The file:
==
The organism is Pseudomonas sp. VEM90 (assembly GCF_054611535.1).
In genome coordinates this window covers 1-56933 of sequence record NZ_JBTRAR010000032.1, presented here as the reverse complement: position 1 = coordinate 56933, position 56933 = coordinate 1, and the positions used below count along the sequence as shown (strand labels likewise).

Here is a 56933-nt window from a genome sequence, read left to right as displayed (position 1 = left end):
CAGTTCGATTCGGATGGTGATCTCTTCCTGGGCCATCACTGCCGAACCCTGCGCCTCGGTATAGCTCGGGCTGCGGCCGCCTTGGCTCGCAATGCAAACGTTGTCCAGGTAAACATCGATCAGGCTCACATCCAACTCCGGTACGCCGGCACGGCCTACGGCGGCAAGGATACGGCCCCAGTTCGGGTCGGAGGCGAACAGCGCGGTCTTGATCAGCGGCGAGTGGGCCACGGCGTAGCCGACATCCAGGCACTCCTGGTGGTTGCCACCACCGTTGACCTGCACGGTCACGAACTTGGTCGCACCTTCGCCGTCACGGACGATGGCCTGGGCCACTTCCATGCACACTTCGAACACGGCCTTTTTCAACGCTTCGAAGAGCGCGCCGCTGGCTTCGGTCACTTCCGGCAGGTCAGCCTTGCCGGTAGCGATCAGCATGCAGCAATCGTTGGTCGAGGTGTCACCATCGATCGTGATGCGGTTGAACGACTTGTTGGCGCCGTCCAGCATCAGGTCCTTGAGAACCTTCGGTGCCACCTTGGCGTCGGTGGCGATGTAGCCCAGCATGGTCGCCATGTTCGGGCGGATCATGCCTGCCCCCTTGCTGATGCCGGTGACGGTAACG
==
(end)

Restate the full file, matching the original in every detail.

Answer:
The organism is Pseudomonas sp. VEM90 (assembly GCF_054611535.1).
In genome coordinates this window covers 1-56933 of sequence record NZ_JBTRAR010000032.1, presented here as the reverse complement: position 1 = coordinate 56933, position 56933 = coordinate 1, and the positions used below count along the sequence as shown (strand labels likewise).

Here is a 56933-nt window from a genome sequence, read left to right as displayed (position 1 = left end):
CAGTTCGATTCGGATGGTGATCTCTTCCTGGGCCATCACTGCCGAACCCTGCGCCTCGGTATAGCTCGGGCTGCGGCCGCCTTGGCTCGCAATGCAAACGTTGTCCAGGTAAACATCGATCAGGCTCACATCCAACTCCGGTACGCCGGCACGGCCTACGGCGGCAAGGATACGGCCCCAGTTCGGGTCGGAGGCGAACAGCGCGGTCTTGATCAGCGGCGAGTGGGCCACGGCGTAGCCGACATCCAGGCACTCCTGGTGGTTGCCACCACCGTTGACCTGCACGGTCACGAACTTGGTCGCACCTTCGCCGTCACGGACGATGGCCTGGGCCACTTCCATGCACACTTCGAACACGGCCTTTTTCAACGCTTCGAAGAGCGCGCCGCTGGCTTCGGTCACTTCCGGCAGGTCAGCCTTGCCGGTAGCGATCAGCATGCAGCAATCGTTGGTCGAGGTGTCACCATCGATCGTGATGCGGTTGAACGACTTGTTGGCGCCGTCCAGCATCAGGTCCTTGAGAACCTTCGGTGCCACCTTGGCGTCGGTGGCGATGTAGCCCAGCATGGTCGCCATGTTCGGGCGGATCATGCCTGCCCCCTTGCTGATGCCGGTGACGGTAACG